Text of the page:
The visual art party has started again. Missed your invitation? No sweat. The party is still going on.
Area art museums and art groups are once again exhibiting in the real world – and not just virtually. They started this spring, and plan to keep it up as long as possible. Here’s a sneak peak at what they’ve planned for the rest of 2021. See these exhibits while you can, and don’t procrastinate.
“Hard Bodies: Contemporary Japanese Lacquer Sculpture.” Lacquer is an all-natural polymer. East Asian artists have created with it since Neolithic times, and Western minds tend to file their work in the “traditional Asian art” folder. This traveling exhibit from the Minneapolis Institute of Art shatters that cliché. It features 16 contemporary Japanese artists playing post-modern tricks with this ancient medium. You’ll see 30 lacquer sculptures – and you’ve never seen anything like it. Human and animal figures melt into jet-black, abstract blobs. Lifelike snails crawl up stylized vases. A glittering, bejeweled idol depicts a cute, cartoony bear. It’s the art of untamed imagination. That’s all you’ll see here. With no traditions in sight. Oct. 15-Jan. 21; Museum of Art, Searing Wing. 5401 Bay Shore Rd., Sarasota; 359-5700; ringling.org.
“Rhodnie Désir: Conversations.” Désir is an African-American dancer and choreographer. Her multimedia installation at The Ringling illustrates a cruel chapter of twisted history. She shows you that white slavers periodically forced their Black captives to dance on the decks of their ships. Not for the slaves’ amusement, of course. Dance was the slavers’ cynical ploy to keep their human cargo healthy enough to sell. Dance as exploitation. Dance drained of joy. Désir uses video, light, paper sculpture and sound to reveal (and make you feel) the impact this had (and still has) on the culture of the African diaspora. Nov. 14-April 3; Museum of Art, Monda Gallery. 5401 Bay Shore Rd., Sarasota; 359-5700; ringling.org.
Art Center Sarasota
“Art Venti: Probable Realities.” Imagine, if you will, the Twilight Zone between abstraction and representation. Art Venti thrives in that artistic no man’s land. His paintings are abstract forms. They’re also realistic representations of objects in space. (Trade secret: Venti crumples sheets of colored paper, arranges them on a lightbox, and then paints what he sees.) These surreal, otherworldly vistas are the result. Venti lives in these “Probable Realities.” His paintings invite you to visit. Through Oct. 2 at Art Center Sarasota, 707 North Tamiami Trail, Sarasota; 365-2032; artsarasota.org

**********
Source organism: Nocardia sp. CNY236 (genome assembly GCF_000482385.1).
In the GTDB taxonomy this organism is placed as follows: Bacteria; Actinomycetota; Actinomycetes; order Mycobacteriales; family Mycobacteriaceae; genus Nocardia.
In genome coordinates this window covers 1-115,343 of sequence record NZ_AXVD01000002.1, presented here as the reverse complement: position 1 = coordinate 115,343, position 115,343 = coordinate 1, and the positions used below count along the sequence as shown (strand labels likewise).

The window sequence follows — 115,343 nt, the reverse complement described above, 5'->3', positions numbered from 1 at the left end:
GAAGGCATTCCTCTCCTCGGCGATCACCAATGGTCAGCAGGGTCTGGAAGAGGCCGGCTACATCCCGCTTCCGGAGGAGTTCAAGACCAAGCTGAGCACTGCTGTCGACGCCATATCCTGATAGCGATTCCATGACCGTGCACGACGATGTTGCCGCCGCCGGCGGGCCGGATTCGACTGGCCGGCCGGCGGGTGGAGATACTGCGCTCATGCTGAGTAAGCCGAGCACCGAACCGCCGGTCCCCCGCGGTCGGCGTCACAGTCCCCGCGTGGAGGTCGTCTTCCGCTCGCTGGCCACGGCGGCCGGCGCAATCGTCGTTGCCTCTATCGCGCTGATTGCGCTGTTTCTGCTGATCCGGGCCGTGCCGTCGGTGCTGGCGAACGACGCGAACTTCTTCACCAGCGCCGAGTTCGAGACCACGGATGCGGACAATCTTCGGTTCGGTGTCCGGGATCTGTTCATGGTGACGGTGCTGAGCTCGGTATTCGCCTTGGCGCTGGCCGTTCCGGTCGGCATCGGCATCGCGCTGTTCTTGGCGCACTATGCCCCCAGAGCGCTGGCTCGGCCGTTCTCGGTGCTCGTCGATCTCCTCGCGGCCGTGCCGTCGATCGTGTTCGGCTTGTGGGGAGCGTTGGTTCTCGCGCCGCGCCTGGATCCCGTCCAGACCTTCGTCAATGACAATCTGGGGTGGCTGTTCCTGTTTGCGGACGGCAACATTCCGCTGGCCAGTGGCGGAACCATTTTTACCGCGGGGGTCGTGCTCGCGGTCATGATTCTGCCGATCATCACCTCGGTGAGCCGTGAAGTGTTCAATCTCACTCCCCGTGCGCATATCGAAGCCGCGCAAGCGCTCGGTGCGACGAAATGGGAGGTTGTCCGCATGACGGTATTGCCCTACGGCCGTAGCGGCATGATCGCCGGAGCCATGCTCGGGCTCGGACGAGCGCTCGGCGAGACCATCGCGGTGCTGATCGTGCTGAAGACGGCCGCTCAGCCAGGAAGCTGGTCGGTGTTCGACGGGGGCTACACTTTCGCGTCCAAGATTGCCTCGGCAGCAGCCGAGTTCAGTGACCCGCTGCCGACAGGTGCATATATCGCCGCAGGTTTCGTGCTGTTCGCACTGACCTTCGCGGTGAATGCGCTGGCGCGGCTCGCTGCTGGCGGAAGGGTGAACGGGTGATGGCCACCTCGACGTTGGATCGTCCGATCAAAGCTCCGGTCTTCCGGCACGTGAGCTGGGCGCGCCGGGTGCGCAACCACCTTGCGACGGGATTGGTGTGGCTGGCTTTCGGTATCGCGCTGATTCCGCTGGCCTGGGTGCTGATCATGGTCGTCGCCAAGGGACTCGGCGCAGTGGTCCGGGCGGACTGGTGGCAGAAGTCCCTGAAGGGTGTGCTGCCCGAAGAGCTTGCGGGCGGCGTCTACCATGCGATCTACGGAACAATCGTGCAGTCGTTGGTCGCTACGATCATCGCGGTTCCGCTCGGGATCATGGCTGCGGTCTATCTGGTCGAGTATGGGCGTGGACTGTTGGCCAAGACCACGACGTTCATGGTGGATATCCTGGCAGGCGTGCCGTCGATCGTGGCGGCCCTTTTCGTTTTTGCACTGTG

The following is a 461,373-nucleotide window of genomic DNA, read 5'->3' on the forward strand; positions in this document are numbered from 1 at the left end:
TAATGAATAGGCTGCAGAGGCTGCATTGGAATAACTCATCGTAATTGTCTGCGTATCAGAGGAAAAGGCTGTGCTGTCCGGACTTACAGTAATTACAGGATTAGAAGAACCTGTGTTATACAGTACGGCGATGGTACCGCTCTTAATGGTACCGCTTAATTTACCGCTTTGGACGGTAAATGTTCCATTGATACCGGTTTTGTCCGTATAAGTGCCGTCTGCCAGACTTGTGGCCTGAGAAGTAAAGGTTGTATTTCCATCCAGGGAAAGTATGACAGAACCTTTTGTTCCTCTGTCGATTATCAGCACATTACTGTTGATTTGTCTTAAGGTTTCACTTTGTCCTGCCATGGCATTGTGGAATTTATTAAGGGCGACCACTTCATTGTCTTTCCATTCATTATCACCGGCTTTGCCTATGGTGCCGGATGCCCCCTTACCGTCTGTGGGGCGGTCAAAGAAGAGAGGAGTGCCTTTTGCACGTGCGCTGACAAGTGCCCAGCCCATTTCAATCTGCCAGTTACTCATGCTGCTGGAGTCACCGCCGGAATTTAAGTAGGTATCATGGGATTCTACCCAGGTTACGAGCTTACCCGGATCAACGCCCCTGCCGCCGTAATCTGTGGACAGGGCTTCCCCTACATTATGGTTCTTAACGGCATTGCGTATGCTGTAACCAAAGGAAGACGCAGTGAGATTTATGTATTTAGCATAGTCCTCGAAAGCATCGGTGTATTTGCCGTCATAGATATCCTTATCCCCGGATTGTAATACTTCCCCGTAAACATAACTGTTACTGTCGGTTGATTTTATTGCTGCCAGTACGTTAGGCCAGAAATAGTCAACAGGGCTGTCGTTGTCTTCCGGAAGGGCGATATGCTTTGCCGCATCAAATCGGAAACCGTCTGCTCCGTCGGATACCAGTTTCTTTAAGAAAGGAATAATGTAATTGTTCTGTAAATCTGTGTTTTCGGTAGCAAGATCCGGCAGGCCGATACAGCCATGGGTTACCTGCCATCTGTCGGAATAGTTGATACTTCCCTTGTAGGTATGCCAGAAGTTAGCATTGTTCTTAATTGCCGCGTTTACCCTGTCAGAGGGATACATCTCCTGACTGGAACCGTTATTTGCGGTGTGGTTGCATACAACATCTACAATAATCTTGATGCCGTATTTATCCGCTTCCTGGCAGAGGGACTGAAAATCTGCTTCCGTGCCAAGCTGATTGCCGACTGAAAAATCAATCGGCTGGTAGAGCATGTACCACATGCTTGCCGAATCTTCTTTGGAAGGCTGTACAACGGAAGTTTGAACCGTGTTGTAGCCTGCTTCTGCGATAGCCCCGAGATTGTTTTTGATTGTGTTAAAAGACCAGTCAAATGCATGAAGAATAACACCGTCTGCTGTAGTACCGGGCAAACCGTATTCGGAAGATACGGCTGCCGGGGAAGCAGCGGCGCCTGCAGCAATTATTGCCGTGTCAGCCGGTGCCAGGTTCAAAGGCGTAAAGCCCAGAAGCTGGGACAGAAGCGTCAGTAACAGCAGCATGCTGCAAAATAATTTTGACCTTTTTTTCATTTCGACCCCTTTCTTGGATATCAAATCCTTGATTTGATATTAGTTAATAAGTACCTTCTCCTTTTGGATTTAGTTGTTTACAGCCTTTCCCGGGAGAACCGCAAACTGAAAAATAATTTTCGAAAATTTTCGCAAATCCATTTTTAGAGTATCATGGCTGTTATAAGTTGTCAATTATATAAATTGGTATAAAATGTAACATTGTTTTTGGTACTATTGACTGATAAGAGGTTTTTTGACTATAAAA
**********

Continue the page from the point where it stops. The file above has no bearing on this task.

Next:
Ringling College of Art and Design
“POW! The Comic Art of Mike Zeck.” Leonardo da Vinci painted Mona Lisa; Hans Holbein captured a portrait of King Henry VIII. Not too shabby. But Mike Zeck’s artistic subjects include Captain America, The Hulk, The Punisher and Spider Man. In the world of comic book artists, Zeck is a certified maestro. (A Marvel maestro, currently. But he’s also worked for DC.) This exhibition showcases Zeck’s super-powered cover art. His work is brilliant and bold – with no clever, arty gimmicks. This Ringling College graduate is the John Ford of comic book artists. Zeck serves the story first and doesn’t try to impress you. But he does anyway. ’Nuff said. Oct. 18-Dec. 10 at RCAD Stulberg Gallery, 1188 MLK Way, Sarasota; 359-7563; ringling.edu/galleries.
Selby Gardens / Historic Spanish Point
“Seeing the Invisible.” That sounds mystical, but it’s actually digital. We’re talking augmented reality (AR). In case you don’t know what I’m talking about, here’s a quick definition: Virtual reality (VR) only exists in computer screens and goggles. It’s a purely digital realm, divorced from objective reality. AR is more of a marriage than a divorce. It superimposes digital imagery on the real world – and that’s what you’ll see here. This AR exhibit showcases bleeding-edge work by 12 major artists, including Ai Weiwei, Refik Anadol, El Anatsui and Pamela Rosenkranz. Their AR artistry will overlap the reality of the Historic Spanish Point campus (and 11 other botanical gardens around the planet). The experience is user-friendly. No I.T. degree required. Just hold up your smartphone or tablet. The screen becomes a magic window where dream and reality intertwine. Crystals wrap around trees, bromeliads reveal doors to other dimensions. Thanks to AR tech, you’ll see the artists’ inner visions. And that’s pretty cool. Sept. 25-Aug. 2022 at Marie Selby Botanical Gardens’ Historic Spanish Point campus, 337 North Tamiami Trail, Osprey; selby.org/hsp/visit-historic-spanish-point.
Sarasota Art Museum
“Judith Linhares: The Artist as Curator.” Indigenous cultures around the world see dreams as a doorway to creative insights the mind can’t grasp in the harsh light of day. Australia’s indigenous peoples speak of the power and revelations of “Dreamtime.” Linhares’ art draws from the same creative well. The archetypal visions of her paintings flows from her dream journals. Those visions transcend mundane daily experience – including the solitary sense of self. No man (or woman) is an island in Linhares’ paintings. Her dreamy art reveals the greater continent of human connection. She paints a very clear picture of what binds us together. Linhares’ artistic commitment is equally selfless – and extends far beyond her tiny island of ego. Linhares hit her artistic stride in the San Francisco Bay area. She’s a celebrated artist in that community. But Linhares is also famous for empowering other Bay area artists. Along with Linhares’ art, this exhibition will showcase work by five of the creators she’s curated. They’re powerful dreamers, too. Nov. 26-April 2 at Sarasota Art Museum, 1001 South Tamiami Trail, Sarasota; sarasotaartmuseum.org.